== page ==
“You learn that you have to plan. In life, you have to be strategic. In the first 15 minutes you go hard and then you have to rest. You have to pace yourself, and you learn that and you take it over into life. You learn how to deal with people. It teaches you about hierarchy. It’s a lot of social skills you’re learning from the sport,” she said. Forrester, whose mother Olive is a teacher of physical education at Vere Technical High School, Clarendon, said even while at Mineral Heights Primary School she participated in football and netball and learnt to play basketball. While the primary years can be intense with the GSAT curriculum placing pressure on youngsters, Forrester said her parents were supportive. In fact, she said her parents moved her from a kindergarten at which there were no extra-curricular activities to a school where she could participate in activities which were not centred solely on academics. “I was singing and dancing as well,” the 24-year-old said. “My father played cricket and my mom played basketball and hockey. They were always supportive.” BEING STRATEGIC SPORTS, academics, or both – the debate rages on with student-athletes trapped in the middle. Many proponents on either side of the argument have battled over whether students who are good at sport should turn their focus to their specialisation at the expense of academics, or whether school should be the focus with sport participation a pastime. In comes this year’s Rhodes Scholar, Sherona Forrester. Her participation in high-school sport helped fund her tertiary education as she earned full scholarships to the University of the West Indies, Mona, to complete her bachelor’s and master’s degrees in economics. The former national female Under-17 football captain and member of the national senior team – until a cruciate ligament injury put her career on hold – said that the arguments for being unable to balance the two are “lazy”. “I believe that hard work, dedication and determination are what you need, and a lot of them (student-athletes), they’re not willing to put in the work that they need to be good,” Forrester told The Gleaner yesterday. “Their attitude hinders even their potential in the sport as well,” she added, pointing out that participation in sports provides skills that aid in other areas of life. “What you learn in sport is transferable; you learn discipline, you learn stamina, your body is healthier, you’re taking care of yourself. TIME MANAGEMENT It was while at primary school that Forrester learnt the importance of preparation and time management. “We did a lot of practice in class and we had a lot of homework. When it got to the day before (GSAT), we were playing. I think the preparation was really good in that regard.” After moving to Glenmuir High, Forrester’s involvement in sport intensified to include dance, speech, choir, table tennis and chess. “At Glenmuir, I had a few other persons, just like me, participating in sports and doing extremely well,” she said, adding that one of the members of the football team topped his class and earned a football scholarship to a United States-based university. “It wasn’t really strange,” she said. Forrester, who also represented the University of the West Indies in football, netball and basketball regionally and internationally, reiterated that sports participation helps the brain improve. “The brain and body are getting fit and a lot fitter than the average person. I place value on doing well at everything I do. When I’m in class, I’m actively listening; then I practice when I can, and then sleep. Sleep is very important, when you sleep you absorb memories. “Opportunity cost is very real. Time is limited, but it is the value that you put in the time that you spend. So, if you’re going to spend five hours training and goofing off, the two hours you put into study you have to maximise that. You make time for it because there is time,” said Forrester.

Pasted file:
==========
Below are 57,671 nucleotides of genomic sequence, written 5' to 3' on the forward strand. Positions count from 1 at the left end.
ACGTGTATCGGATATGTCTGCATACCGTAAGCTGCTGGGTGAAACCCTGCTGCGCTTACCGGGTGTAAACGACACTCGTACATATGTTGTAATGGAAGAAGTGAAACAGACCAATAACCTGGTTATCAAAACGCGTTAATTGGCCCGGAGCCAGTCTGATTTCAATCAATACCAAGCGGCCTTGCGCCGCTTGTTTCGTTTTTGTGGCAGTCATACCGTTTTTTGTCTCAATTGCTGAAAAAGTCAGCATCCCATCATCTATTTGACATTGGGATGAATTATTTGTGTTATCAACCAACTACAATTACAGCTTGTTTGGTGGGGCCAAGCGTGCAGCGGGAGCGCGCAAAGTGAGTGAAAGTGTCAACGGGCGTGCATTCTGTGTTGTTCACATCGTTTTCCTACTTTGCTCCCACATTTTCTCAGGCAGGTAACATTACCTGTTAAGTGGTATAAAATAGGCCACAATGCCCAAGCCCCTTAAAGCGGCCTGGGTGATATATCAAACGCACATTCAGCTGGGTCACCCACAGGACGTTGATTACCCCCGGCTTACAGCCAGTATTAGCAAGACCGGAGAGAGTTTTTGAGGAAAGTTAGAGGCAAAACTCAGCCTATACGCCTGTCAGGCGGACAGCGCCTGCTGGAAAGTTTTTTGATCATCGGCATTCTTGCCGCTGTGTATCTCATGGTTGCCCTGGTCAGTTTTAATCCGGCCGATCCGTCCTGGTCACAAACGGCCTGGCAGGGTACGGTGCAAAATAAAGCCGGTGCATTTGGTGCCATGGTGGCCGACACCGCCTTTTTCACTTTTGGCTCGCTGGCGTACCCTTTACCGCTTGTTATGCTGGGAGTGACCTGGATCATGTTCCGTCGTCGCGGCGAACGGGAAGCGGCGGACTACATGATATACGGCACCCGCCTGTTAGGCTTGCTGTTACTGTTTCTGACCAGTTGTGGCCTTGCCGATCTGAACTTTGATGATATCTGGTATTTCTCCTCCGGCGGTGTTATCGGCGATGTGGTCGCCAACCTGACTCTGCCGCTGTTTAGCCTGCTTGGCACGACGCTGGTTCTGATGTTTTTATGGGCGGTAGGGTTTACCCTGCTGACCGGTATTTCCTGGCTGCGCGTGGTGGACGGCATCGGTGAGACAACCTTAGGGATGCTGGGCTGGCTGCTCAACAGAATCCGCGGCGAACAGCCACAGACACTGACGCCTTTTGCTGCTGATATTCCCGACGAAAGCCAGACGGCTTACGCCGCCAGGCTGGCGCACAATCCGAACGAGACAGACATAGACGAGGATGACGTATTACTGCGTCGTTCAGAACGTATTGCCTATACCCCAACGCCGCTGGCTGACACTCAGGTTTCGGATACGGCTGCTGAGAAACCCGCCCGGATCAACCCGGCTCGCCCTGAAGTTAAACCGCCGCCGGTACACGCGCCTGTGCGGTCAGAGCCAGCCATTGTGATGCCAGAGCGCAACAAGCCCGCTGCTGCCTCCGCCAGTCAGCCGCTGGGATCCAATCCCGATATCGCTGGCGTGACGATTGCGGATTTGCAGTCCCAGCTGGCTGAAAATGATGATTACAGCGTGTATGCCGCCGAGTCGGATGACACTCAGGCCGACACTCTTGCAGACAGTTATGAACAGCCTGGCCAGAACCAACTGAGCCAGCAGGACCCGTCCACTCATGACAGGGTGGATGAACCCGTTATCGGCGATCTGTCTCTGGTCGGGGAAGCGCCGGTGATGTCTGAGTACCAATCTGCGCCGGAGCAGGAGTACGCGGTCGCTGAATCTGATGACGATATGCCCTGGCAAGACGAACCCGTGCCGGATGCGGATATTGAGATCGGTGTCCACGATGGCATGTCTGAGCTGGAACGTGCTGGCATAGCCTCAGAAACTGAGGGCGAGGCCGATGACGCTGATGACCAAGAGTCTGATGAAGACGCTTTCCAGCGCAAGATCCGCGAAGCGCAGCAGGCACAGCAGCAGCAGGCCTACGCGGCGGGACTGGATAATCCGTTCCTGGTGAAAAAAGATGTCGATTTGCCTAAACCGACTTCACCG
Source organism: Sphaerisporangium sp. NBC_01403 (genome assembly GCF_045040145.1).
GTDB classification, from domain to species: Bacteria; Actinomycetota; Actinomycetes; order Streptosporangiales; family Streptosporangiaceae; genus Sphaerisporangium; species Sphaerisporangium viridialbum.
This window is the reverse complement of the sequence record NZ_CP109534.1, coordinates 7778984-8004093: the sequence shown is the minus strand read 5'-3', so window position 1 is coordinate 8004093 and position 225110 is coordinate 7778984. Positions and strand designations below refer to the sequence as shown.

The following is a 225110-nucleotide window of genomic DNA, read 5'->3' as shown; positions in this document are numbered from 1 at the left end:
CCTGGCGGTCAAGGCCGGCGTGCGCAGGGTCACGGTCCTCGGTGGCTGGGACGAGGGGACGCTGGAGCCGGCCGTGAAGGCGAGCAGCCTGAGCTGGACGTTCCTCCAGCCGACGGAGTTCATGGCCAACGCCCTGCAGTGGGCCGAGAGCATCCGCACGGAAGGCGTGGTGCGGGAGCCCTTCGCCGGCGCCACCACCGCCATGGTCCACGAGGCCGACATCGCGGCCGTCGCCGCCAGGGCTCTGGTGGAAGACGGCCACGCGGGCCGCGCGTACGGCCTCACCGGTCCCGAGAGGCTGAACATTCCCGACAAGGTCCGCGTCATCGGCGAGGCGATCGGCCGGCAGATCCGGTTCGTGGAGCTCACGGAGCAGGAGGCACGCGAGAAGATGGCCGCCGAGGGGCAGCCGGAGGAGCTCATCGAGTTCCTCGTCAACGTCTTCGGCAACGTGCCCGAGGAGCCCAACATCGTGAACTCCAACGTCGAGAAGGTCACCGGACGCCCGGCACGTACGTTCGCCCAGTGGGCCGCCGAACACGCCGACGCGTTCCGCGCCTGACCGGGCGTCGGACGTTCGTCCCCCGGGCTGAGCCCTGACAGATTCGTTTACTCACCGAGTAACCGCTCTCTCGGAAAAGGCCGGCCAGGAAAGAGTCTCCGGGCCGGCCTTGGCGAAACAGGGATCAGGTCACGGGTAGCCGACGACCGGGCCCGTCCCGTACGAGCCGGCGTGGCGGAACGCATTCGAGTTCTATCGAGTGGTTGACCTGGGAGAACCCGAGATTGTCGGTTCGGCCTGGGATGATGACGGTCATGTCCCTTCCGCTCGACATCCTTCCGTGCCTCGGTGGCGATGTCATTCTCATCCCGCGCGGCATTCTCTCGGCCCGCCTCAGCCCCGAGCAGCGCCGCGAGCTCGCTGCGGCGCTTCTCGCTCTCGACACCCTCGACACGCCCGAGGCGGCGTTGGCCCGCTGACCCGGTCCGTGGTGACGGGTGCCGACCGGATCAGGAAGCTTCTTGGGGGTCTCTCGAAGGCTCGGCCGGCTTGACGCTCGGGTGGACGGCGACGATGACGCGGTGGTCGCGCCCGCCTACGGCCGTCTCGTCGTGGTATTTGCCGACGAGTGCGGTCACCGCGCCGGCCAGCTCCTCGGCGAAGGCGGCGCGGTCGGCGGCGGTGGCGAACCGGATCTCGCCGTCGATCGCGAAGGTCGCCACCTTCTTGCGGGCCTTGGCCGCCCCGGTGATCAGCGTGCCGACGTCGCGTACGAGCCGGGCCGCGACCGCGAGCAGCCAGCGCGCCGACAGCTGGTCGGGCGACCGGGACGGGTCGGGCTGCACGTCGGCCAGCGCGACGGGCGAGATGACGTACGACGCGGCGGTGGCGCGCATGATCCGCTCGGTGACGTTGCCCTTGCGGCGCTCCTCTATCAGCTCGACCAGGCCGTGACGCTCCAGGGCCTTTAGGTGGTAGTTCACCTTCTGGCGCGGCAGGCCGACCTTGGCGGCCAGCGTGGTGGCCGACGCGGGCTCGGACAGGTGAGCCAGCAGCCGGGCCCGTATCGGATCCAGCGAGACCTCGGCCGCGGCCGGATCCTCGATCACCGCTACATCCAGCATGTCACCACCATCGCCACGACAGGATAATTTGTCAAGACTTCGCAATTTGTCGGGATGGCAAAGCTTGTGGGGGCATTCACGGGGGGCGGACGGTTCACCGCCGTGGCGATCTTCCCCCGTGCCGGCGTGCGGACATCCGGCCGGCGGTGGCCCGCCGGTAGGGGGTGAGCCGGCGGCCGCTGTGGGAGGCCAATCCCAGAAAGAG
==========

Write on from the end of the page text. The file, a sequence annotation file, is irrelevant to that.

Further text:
Naomh MhuireLast week represented one of the saddest day in our Club’s 31 years history when we lost our friend and clubman Frankie ‘Pat’ Gallagher. It also involved the passing of someone who has been involved since the first days of the Club. The club will be much weaker without his company but far stronger because of his memories. Naomh Mhuire GAA club has lost one unique person but we should remember that he brought us all much more than any words can describe. Naomh Mhuire GAA Club will be stronger as a result of the difficult past few days for his family and friends, and Frankie Pat Gallagher would have wanted it exactly like that. Frankie Pat (1963-2011) Rest in peace our friend.Under 8 training has moved to the indoors for the winter and will take place at 11am on Saturday in Dungloe. U-10 training will also move indoor in Dungloe on a Saturday at 12. U12 Training for the 2012 season has started in the Dungloe gym on Tuesday evenings from 7pm to 8pm. This age group applies to all players born in 2000 and 2001. A nightly hall fee of €2 will be payable by each player.The Club are organising a Scrap Saturday this Saturday Nov 5th. This is where we ask all from the area to bring along any old scrap metal to the GAA Club and we will separate it before off-loading it to a recognised recycling company. The Club benefits from this and uses the money raised for forthcoming developments such as the building of additional dressing rooms, improved coaching etc. The public who take the scrap down can get rid of metal which is gathering and by doing so are helping the Club and its youth. Items accepted can range from saucepans, kettles, irons, cutlery, empty food/drink cans, radiators, solid fuel cookers, food mixers, fire places, mobile phones, old boilers and ranges, waste electrical equipment, copper, aluminium, lead, stainless steel, brass, cast iron, electrical motors, bicycles, go karts, lawnmowers, old scaffolding, water pumps, steel beams, stainless steel, Old cars, car and tractor batteries, lorries, diggers, dozers, axels, cables, starter motors, alternators, engines, etcThe Seniors and Reserves have no fixture this coming weekend according to the fixtures.Dates to note for the minor board are: Underage Presentation on Sunday 13th November at the Banks, Minor Board AGM on Sunday 20th November. We are looking for new and old managers to put their names forwards to get involved in the underage teams and as part of that process we are asking all names and nominations for managers to be with Gary Boyle on Thursday 17th November.The Club are seeking out characters and potential Michael Flately’s or Jean Butler’s for a Night of Jigs and Reels which will take place in the early Spring. We are looking for eight Men and eight Ladies who will under-go expert preparation for what should be a great night. Contact any committee member if you are interested or if you wish to nominate a local person. Lotto details for week 26th October; jackpot 2900 euro. No jackpot winner. There was one match 3 winners – Bubbles Lennon – Mullachdubh. Numbers were 2-10-20-23.100 Club draw for October. E400: Patrick McGinley(jnr) – Coilcheim. E200: Shaun Rodgers – Coilcheim. E100each: Caroline Ferry – Cro na gCuige. Josie Joe Boyle – Bunnaman. Joe Kelly – County Dry Cleaners – Letterkenny. Tom Marry – Rann na Hual.Check out our club website www.naomhmhuire.ieGAA: NAOMH MHUIRE GAA NOTES was last modified: November 1st, 2011 by BrendaShare this:Click to share on Facebook (Opens in new window)Click to share on Twitter (Opens in new window)Click to share on LinkedIn (Opens in new window)Click to share on Reddit (Opens in new window)Click to share on Pocket (Opens in new window)Click to share on Telegram (Opens in new window)Click to share on WhatsApp (Opens in new window)Click to share on Skype (Opens in new window)Click to print (Opens in new window) Tags:GAA: NAOMH MHUIRE GAA NOTES read more